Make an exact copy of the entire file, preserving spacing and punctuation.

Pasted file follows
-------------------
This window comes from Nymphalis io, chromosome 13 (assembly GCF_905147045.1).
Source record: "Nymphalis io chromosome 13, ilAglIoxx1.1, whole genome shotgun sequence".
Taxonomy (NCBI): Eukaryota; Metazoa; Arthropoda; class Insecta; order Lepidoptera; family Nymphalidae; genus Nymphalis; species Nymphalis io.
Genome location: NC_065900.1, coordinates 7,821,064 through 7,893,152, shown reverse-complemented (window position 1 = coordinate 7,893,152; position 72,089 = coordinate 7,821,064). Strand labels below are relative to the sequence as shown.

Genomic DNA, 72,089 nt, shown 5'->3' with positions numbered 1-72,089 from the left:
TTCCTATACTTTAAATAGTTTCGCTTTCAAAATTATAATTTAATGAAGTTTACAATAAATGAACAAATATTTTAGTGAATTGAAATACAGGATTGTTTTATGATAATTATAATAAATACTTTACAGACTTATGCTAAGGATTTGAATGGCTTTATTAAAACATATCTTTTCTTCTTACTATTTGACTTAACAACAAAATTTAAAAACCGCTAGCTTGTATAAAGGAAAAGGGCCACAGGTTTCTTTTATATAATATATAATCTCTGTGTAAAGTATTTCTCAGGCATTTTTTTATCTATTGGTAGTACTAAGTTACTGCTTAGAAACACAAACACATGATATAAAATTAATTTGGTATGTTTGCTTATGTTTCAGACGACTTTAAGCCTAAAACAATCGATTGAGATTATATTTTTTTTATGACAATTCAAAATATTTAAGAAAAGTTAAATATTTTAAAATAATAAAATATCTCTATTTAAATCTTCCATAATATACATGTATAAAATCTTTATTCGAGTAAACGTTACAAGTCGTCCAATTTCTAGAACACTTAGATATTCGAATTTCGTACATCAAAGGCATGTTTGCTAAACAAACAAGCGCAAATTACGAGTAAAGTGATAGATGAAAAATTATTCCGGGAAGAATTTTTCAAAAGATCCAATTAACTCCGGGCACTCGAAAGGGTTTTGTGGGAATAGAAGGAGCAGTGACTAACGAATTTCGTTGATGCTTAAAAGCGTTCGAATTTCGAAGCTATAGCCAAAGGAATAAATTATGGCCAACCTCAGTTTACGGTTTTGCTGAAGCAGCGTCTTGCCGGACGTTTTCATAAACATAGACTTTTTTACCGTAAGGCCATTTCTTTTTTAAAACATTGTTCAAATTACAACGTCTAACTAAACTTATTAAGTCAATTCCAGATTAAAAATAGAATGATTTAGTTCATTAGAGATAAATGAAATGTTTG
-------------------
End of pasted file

This window comes from Nymphalis io, chromosome 13 (assembly GCF_905147045.1).
Source record: "Nymphalis io chromosome 13, ilAglIoxx1.1, whole genome shotgun sequence".
Taxonomy (NCBI): Eukaryota; Metazoa; Arthropoda; class Insecta; order Lepidoptera; family Nymphalidae; genus Nymphalis; species Nymphalis io.
Genome location: NC_065900.1, coordinates 7,821,064 through 7,893,152, shown reverse-complemented (window position 1 = coordinate 7,893,152; position 72,089 = coordinate 7,821,064). Strand labels below are relative to the sequence as shown.

Genomic DNA, 72,089 nt, shown 5'->3' with positions numbered 1-72,089 from the left:
TTCCTATACTTTAAATAGTTTCGCTTTCAAAATTATAATTTAATGAAGTTTACAATAAATGAACAAATATTTTAGTGAATTGAAATACAGGATTGTTTTATGATAATTATAATAAATACTTTACAGACTTATGCTAAGGATTTGAATGGCTTTATTAAAACATATCTTTTCTTCTTACTATTTGACTTAACAACAAAATTTAAAAACCGCTAGCTTGTATAAAGGAAAAGGGCCACAGGTTTCTTTTATATAATATATAATCTCTGTGTAAAGTATTTCTCAGGCATTTTTTTATCTATTGGTAGTACTAAGTTACTGCTTAGAAACACAAACACATGATATAAAATTAATTTGGTATGTTTGCTTATGTTTCAGACGACTTTAAGCCTAAAACAATCGATTGAGATTATATTTTTTTTATGACAATTCAAAATATTTAAGAAAAGTTAAATATTTTAAAATAATAAAATATCTCTATTTAAATCTTCCATAATATACATGTATAAAATCTTTATTCGAGTAAACGTTACAAGTCGTCCAATTTCTAGAACACTTAGATATTCGAATTTCGTACATCAAAGGCATGTTTGCTAAACAAACAAGCGCAAATTACGAGTAAAGTGATAGATGAAAAATTATTCCGGGAAGAATTTTTCAAAAGATCCAATTAACTCCGGGCACTCGAAAGGGTTTTGTGGGAATAGAAGGAGCAGTGACTAACGAATTTCGTTGATGCTTAAAAGCGTTCGAATTTCGAAGCTATAGCCAAAGGAATAAATTATGGCCAACCTCAGTTTACGGTTTTGCTGAAGCAGCGTCTTGCCGGACGTTTTCATAAACATAGACTTTTTTACCGTAAGGCCATTTCTTTTTTAAAACATTGTTCAAATTACAACGTCTAACTAAACTTATTAAGTCAATTCCAGATTAAAAATAGAATGATTTAGTTCATTAGAGATAAATGAAATGTTTG